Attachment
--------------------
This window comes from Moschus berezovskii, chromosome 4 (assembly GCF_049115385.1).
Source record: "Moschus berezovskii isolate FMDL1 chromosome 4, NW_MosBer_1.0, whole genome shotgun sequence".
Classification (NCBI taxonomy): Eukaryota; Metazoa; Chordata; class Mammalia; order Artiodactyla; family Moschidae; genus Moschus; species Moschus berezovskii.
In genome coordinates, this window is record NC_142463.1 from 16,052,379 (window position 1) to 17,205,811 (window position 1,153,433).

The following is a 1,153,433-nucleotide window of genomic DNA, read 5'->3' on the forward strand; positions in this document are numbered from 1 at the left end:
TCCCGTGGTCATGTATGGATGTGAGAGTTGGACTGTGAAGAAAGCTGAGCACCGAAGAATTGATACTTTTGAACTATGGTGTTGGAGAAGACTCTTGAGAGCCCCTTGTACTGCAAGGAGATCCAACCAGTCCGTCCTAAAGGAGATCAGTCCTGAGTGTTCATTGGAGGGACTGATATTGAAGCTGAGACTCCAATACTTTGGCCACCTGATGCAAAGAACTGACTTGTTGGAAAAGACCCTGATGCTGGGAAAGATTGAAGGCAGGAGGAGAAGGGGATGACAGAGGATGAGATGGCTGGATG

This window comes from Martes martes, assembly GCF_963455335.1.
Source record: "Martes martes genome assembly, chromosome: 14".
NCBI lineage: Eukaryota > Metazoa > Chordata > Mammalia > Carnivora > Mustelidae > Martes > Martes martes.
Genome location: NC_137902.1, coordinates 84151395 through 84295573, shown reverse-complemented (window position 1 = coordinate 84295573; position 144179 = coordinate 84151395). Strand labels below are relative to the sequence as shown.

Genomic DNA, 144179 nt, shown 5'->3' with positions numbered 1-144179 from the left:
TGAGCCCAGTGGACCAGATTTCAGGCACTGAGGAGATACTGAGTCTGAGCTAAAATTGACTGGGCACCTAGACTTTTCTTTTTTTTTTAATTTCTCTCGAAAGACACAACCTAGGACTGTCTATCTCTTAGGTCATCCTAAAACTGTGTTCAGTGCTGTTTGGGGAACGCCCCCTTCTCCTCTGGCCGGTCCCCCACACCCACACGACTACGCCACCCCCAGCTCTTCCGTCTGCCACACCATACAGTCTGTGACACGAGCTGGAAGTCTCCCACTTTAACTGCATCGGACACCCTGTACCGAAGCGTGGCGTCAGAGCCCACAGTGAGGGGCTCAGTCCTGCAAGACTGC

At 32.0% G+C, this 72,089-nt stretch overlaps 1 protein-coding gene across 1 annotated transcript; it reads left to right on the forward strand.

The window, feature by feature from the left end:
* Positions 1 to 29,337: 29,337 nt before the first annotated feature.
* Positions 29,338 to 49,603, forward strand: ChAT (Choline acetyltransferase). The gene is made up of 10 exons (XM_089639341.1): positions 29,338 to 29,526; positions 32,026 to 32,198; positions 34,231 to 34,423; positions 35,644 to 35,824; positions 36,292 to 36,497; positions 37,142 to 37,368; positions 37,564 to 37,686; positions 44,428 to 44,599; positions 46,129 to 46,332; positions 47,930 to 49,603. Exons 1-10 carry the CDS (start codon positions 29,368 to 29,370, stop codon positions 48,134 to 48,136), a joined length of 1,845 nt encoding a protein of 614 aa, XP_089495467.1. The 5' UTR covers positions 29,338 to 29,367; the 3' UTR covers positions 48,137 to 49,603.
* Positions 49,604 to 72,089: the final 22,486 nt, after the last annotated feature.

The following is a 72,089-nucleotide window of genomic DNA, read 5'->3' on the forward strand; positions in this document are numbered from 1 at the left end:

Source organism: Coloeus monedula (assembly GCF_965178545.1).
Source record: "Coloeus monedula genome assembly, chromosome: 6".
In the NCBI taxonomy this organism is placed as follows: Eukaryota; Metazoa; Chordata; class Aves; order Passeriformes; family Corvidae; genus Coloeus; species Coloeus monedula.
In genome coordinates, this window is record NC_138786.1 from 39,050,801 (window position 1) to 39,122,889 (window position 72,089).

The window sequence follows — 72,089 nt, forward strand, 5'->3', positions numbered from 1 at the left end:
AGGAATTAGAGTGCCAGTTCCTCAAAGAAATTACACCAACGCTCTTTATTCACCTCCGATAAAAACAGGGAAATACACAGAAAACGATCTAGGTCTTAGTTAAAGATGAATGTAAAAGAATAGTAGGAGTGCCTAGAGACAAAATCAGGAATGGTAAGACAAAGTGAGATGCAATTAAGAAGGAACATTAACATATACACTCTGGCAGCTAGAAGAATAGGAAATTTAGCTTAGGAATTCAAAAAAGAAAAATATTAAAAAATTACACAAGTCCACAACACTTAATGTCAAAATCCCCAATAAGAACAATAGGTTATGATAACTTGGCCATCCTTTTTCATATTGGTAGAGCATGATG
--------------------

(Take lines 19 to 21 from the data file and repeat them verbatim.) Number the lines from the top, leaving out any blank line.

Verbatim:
Source organism: Coloeus monedula (assembly GCF_965178545.1).
Source record: "Coloeus monedula genome assembly, chromosome: 6".
In the NCBI taxonomy this organism is placed as follows: Eukaryota; Metazoa; Chordata; class Aves; order Passeriformes; family Corvidae; genus Coloeus; species Coloeus monedula.